Amsalem reaches out to Anglo community

US–born Rabbi Dov Lipman to seek Knesset seat with ex-Shas maverick MK’s Am Shalem party.

By SAMUEL SOKOL, SPECIAL TO THE JPOST
May 19, 2011 06:06
3 minute read.
Shas MK Haim Amsalem

Amsalem 311. (photo credit: Marc Israel Sellem)

 
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Rabbi Dov Lipman, a Beit Shemesh-based community activist and educator, has announced his intention to run for a seat in Knesset under the banner of renegade Shas MK Haim Amsalem’s newly established Am Shalem party.

Lipman would serve as the representative of the party’s Anglo faction, which he currently heads.

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Amsalem generated press several months ago, when in defiance of the Shas party platform, he came out in favor of military service for yeshiva students and criticized the lack of secular content in the ultra- Orthodox educational system.

“These studies are not only important in terms of the students’ capacity to find a future in the general professions, but also for the sake of Torah study itself: You need to understand those core subjects in order to better understand the Gemara,” he told The Jerusalem Post in January. Gemara is the text of rabbinic analysis of Jewish law.

Amsalem’s positions, seemingly more suited to a representative of a National Religious Party, resulted in his expulsion from Shas and led to his establishment of Am Shalem (Unified People).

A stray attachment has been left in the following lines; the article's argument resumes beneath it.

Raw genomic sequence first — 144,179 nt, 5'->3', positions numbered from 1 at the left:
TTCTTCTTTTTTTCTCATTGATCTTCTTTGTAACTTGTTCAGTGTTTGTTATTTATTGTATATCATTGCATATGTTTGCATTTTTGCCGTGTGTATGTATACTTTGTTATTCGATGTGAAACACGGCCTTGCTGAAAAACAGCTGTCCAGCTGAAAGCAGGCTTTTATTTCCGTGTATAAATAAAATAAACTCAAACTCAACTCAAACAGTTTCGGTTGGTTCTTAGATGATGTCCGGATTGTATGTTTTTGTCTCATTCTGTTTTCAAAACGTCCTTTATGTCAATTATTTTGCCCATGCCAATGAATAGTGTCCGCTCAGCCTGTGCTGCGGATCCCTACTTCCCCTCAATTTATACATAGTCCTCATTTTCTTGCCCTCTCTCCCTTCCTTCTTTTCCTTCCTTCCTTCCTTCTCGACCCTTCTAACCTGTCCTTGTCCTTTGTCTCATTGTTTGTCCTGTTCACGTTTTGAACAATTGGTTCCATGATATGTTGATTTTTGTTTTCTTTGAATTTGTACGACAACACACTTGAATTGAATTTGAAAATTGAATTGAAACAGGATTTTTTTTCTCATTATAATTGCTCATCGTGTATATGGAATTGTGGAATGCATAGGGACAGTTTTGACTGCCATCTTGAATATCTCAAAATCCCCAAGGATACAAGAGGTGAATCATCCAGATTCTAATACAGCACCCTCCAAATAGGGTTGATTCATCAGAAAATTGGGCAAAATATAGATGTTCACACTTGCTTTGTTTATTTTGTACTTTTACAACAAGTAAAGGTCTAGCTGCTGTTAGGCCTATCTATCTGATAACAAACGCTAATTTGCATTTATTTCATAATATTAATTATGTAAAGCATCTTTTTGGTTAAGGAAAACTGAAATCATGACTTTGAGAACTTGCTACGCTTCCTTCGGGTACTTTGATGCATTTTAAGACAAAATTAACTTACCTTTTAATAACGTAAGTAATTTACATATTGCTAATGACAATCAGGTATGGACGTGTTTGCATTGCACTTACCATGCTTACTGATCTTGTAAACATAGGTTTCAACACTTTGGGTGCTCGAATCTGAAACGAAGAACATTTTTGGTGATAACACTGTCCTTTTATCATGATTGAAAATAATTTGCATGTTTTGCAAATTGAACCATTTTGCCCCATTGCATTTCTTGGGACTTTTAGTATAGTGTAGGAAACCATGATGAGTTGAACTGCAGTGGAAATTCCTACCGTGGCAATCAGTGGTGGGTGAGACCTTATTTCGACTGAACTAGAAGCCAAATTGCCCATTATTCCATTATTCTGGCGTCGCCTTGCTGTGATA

Prior to his expulsion, Amsalem issued a scathing critique of Rabbi Ovadia Yosef, Shas’s spiritual guide, and told Israeli television that he wanted “to see a party with a proud constituency of people who earn a living and bring others closer to a Torah.”



Lipman, who grew up in Silver Springs, Maryland, and made aliya in 2004, follows a similar philosophy. In addition to having extensive experience in local politics, Lipman served as a self-described “liaison/mediator” between the ultra-Orthodox, nationalreligious and secular communities in Beit Shemesh, a town known for religious conflict.

“In recent years I have gotten involved in local politics in Beit Shemesh, specifically regarding the issue of the haredi community coming in and taking over the city,” Lipman wrote in a blog post announcing his candidacy.

“I have worked hard for unity and to make sure that all populations receive whatever is magiya [deserving] to them without preference to one over another. My constant theme is that we are all Jews without these boxes that we are all put in here in Israel.”

Lipman said in recent months he grew closer to Amsalem because of his desire to strengthen the nation of Israel and the State of Israel from within.

Decrying the increasing polarization of Israeli society, Lipman, who heads “Anglos for Am Shalem” and whose placement on the party’s list is dependent on the number of members he can bring to the movement, said Israel “is decaying from the inside.”

“The secular have become more secular with almost no Judaism and in some cases even little Zionism in their education.

The haredim have less and less secular education and are even more cut off from the rest of the country,” he said.

Another issue that Amsalem and Lipman consider urgent is the plight of the over 300,000 Russian immigrants of Jewish descent who “are not being allowed to convert.”

This problem, if not solved, could lead to mass intermarriage and assimilation in the coming years, constituting “another decay from within,” Lipman said.

If elected, Lipman said he would work to increase the Jewish and Zionist content in secular schools while “enabling and empowering haredim to study Torah while receiving higher education.”

Lipman also said he is “the only representative for Anglo olim and helping them with their needs.”

He said he would work for more incentives for North Americans to make aliya.

Lipman has gathered around 400 signatures, has begun setting up a network in various cities with seven municipal representatives already on board, and he said he plans on holding a “major meeting” of community representatives in Jerusalem soon.

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